The Thing To Do: Then and Now

To celebrate the 50th anniversary of the UCSD Guardian’s existence, Lifestyle takes a look back on the history of traditions UC San Diego students take pride in. From late night food runs to the classic night out and even on-campus shenanigans, the student lifestyle identity wouldn’t be the same without these iconic classics.

Taco ‘Bout Tradition
While no one knows for certain the true, and legally patented, origins of this practice, most taco enthusiasts trace the first “Taco Tuesday” to 1989. Based in Wisconsin (oddly enough), Mexican food chain Taco John’s curated, perhaps controversially, the phrase and ignited a movement across the nation for $2 tacos, cheap margaritas and the promise of gracing Tuesdays with something to look forward to, all thanks to some innovative marketing coupled with strategic alliteration. San Diegans don’t have to travel far for authentic tacos, and Taco Tuesday has become an iconic rite of passage for a genuine UCSD experience. From Taco Villa on campus, all the way to Tacos El Gordo in Chula Vista, or midway at Fat Fish in Pacific Beach, UCSD has been blessed enough to enjoy a taco or two (or four or five) for more than 20 years.

A Boomin’ Business
Call it what you want — boba, pearl milk tea, bubble tea, beverage from the heavens — the names may change, but the classic boba at the bottom and unbreakable plastic seal at the top combination is here to stay. This Taipei staple, also innovated in the late 1980s, made its way to the U.S. in the ‘90s and settled in our hearts since the early 2000s. Founder of Boba Guys Ben Chin postulates that while this sweet staple “started as a foreign tradition and was eventually absorbed into American food culture,” it has become a cultural broker of sorts, intermixing the Taiwanese and American palates. In San Diego, places like Tea Station offer a more classic sip while places like Square Bar Cafe or ShareTea bring a hybrid flair to specialty drinks centered around boba and bakeries like 85 Degrees pair boba with Taiwanese snacks — like pineapple cakes, fresh taro buns or savory scallion pancakes. No one can deny that boba has become foundational to the UCSD college diet; even TapEx has made a cameo in one of Wong Fu Production’s odes to UCSD.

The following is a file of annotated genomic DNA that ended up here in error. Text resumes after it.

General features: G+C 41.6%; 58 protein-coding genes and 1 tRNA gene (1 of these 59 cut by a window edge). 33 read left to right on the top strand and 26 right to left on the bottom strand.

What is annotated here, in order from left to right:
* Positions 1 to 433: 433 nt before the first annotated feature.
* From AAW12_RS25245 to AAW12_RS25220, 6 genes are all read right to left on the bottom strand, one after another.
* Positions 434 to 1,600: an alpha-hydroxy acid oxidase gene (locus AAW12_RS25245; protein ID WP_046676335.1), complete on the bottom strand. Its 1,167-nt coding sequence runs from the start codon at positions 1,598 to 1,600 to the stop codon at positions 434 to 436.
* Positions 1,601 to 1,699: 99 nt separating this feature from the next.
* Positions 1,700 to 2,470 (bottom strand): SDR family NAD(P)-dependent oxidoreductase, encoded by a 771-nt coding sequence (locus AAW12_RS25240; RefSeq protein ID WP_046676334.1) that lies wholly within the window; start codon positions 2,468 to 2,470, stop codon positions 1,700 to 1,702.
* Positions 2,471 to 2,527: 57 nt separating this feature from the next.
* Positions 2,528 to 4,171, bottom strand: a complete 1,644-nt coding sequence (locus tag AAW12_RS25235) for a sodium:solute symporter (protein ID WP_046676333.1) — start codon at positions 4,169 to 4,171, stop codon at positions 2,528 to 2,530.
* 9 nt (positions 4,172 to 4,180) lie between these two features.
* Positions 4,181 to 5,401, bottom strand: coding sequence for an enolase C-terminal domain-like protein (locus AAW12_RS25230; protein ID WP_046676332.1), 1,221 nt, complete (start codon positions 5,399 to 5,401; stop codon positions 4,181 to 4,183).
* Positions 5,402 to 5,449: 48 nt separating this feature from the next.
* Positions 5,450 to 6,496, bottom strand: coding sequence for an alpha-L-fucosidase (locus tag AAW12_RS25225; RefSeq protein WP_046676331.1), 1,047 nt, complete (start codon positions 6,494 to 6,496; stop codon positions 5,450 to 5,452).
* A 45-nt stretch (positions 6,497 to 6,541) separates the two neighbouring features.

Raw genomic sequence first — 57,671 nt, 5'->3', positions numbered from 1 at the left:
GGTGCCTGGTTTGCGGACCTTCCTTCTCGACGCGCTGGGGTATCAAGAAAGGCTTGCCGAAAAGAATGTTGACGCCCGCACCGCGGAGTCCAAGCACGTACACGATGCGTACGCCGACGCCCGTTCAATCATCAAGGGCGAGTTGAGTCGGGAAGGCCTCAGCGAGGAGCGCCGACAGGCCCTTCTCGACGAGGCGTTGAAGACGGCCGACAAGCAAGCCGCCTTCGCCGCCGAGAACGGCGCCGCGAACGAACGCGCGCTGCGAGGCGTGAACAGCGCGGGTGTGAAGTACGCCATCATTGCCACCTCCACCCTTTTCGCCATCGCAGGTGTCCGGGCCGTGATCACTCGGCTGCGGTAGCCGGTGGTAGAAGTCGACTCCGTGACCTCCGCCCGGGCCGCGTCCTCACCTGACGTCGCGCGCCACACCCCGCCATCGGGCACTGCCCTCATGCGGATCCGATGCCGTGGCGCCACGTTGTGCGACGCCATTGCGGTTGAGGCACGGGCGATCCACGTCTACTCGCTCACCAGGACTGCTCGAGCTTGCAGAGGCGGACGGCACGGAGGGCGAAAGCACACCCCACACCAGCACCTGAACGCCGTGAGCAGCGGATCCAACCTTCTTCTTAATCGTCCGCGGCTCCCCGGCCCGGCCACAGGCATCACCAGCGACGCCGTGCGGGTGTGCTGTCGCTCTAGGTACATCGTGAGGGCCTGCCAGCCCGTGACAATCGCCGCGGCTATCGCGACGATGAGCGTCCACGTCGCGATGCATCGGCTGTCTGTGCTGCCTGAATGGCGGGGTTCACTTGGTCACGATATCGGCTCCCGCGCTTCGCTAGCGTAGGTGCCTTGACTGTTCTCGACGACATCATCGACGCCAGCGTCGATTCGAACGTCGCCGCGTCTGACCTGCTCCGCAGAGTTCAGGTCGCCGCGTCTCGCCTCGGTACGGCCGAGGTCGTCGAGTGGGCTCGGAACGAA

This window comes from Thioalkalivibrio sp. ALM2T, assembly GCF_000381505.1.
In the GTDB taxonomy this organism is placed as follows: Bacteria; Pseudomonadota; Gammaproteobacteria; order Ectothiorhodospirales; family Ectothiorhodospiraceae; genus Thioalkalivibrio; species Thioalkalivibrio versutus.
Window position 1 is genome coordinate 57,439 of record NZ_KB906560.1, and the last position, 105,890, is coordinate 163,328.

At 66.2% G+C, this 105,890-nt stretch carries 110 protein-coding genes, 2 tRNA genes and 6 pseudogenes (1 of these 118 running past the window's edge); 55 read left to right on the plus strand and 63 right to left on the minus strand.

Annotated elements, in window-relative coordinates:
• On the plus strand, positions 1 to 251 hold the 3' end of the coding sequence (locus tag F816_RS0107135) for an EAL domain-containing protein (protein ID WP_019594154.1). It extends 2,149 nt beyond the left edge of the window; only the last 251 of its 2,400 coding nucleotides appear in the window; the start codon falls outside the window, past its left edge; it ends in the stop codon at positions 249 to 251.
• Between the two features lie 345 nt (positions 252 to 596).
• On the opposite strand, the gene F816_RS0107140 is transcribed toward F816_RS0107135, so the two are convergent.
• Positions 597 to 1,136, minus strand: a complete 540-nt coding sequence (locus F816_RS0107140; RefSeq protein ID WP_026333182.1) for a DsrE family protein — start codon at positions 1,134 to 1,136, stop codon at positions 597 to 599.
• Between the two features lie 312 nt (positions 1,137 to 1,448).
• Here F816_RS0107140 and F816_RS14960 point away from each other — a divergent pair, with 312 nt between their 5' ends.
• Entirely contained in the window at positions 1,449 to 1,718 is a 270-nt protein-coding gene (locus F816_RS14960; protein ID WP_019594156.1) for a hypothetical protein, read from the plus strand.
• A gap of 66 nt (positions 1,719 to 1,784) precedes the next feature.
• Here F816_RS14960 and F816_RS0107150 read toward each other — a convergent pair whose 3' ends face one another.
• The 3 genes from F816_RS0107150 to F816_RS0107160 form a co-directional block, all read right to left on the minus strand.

Undress to Destress
Every finals week, certain traditions take place to break away from pushing the pencil. Some scream for five minutes in exchange for a doughnut, while others strip down and make their way into Geisel Library, running and reclaiming a space that is more commonly known to be one of silence and solitude. Reportedly started in UCLA in 2011, the undie run has become a true University of California tradition and has even made its way into more public streets as a form of protest, fundraising or just displaying general hooligan happiness. Whatever the reason, UCSD has since seen its fair share of granny panties and sports bras to last a lifetime.

A Day at Balboa
Travelling way back to 1868, what is now known as Balboa Park started off as a 1400-acre patch of green called “City Park” by civic officials. With more history behind the architecture and design of this park than Leslie Knope could list off the top of her head, Balboa Park has seen its fair share of renowned patrons and global expositions and is now home to 17 museums, a zoo, a theater and multiple gardens. The urbanist’s delight, the tourist’s must-see and the UCSD student’s first choice in wooing that chemistry class crush, Balboa Park is the intersection of rich culture, open space and the place to play my personal favorite game: “Where are all the free exhibits at?”

Everything’s Coming Up Roses
If you haven’t taken a profile picture or graduation announcement photo here, you’re missing out on a social media must that takes advantage of this floral feast for the eyes. Since the 1920s, what started as a vegetable and flower producer, later known as Frazee Flowers in the 1940s, has become a tourist destination and backdrop to many a ‘gram. Now known as the Carlsbad Flower Fields, these 50 acres boast a variety of colorful ranunculus, poinsettias, orchids and roses. Open only from mid-March to May, the flower fields have been the ultimate picturesque day out for UCSD students, residents and tourists alike for nearly 20 years. So if you’re ever in need of a study break in the height of spring quarter, head to see what is blooming and budding over at Carlsbad.